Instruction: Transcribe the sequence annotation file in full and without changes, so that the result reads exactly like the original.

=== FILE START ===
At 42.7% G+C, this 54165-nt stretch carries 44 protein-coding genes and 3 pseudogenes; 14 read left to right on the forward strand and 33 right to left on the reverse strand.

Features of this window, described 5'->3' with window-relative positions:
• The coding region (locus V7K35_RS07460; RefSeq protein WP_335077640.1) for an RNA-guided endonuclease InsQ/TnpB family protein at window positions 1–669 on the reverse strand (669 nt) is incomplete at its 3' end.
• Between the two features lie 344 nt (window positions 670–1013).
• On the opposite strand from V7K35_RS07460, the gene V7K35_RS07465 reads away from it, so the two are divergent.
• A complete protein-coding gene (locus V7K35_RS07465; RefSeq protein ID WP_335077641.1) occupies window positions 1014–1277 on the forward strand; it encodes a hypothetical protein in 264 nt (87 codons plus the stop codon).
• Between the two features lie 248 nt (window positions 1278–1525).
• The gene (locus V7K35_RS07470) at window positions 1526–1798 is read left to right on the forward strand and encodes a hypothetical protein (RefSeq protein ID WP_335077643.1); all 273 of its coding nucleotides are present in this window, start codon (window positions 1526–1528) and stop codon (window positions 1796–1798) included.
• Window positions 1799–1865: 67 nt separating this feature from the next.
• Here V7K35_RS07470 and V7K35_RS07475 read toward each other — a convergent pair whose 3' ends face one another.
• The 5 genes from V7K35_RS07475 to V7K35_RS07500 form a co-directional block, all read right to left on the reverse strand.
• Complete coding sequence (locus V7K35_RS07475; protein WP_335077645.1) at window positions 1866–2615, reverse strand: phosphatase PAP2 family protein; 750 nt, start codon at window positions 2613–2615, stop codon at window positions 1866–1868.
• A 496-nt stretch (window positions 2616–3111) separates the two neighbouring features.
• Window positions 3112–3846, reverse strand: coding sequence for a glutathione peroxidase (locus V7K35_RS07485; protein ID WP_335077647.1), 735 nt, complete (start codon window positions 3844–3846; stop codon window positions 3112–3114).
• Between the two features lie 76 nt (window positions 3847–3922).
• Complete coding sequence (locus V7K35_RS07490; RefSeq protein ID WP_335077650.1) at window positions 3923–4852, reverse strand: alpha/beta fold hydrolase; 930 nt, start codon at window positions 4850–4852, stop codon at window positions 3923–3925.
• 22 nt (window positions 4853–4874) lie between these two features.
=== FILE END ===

At 42.7% G+C, this 54165-nt stretch carries 44 protein-coding genes and 3 pseudogenes; 14 read left to right on the forward strand and 33 right to left on the reverse strand.

Features of this window, described 5'->3' with window-relative positions:
• The coding region (locus V7K35_RS07460; RefSeq protein WP_335077640.1) for an RNA-guided endonuclease InsQ/TnpB family protein at window positions 1–669 on the reverse strand (669 nt) is incomplete at its 3' end.
• Between the two features lie 344 nt (window positions 670–1013).
• On the opposite strand from V7K35_RS07460, the gene V7K35_RS07465 reads away from it, so the two are divergent.
• A complete protein-coding gene (locus V7K35_RS07465; RefSeq protein ID WP_335077641.1) occupies window positions 1014–1277 on the forward strand; it encodes a hypothetical protein in 264 nt (87 codons plus the stop codon).
• Between the two features lie 248 nt (window positions 1278–1525).
• The gene (locus V7K35_RS07470) at window positions 1526–1798 is read left to right on the forward strand and encodes a hypothetical protein (RefSeq protein ID WP_335077643.1); all 273 of its coding nucleotides are present in this window, start codon (window positions 1526–1528) and stop codon (window positions 1796–1798) included.
• Window positions 1799–1865: 67 nt separating this feature from the next.
• Here V7K35_RS07470 and V7K35_RS07475 read toward each other — a convergent pair whose 3' ends face one another.
• The 5 genes from V7K35_RS07475 to V7K35_RS07500 form a co-directional block, all read right to left on the reverse strand.
• Complete coding sequence (locus V7K35_RS07475; protein WP_335077645.1) at window positions 1866–2615, reverse strand: phosphatase PAP2 family protein; 750 nt, start codon at window positions 2613–2615, stop codon at window positions 1866–1868.
• A 496-nt stretch (window positions 2616–3111) separates the two neighbouring features.
• Window positions 3112–3846, reverse strand: coding sequence for a glutathione peroxidase (locus V7K35_RS07485; protein ID WP_335077647.1), 735 nt, complete (start codon window positions 3844–3846; stop codon window positions 3112–3114).
• Between the two features lie 76 nt (window positions 3847–3922).
• Complete coding sequence (locus V7K35_RS07490; RefSeq protein ID WP_335077650.1) at window positions 3923–4852, reverse strand: alpha/beta fold hydrolase; 930 nt, start codon at window positions 4850–4852, stop codon at window positions 3923–3925.
• 22 nt (window positions 4853–4874) lie between these two features.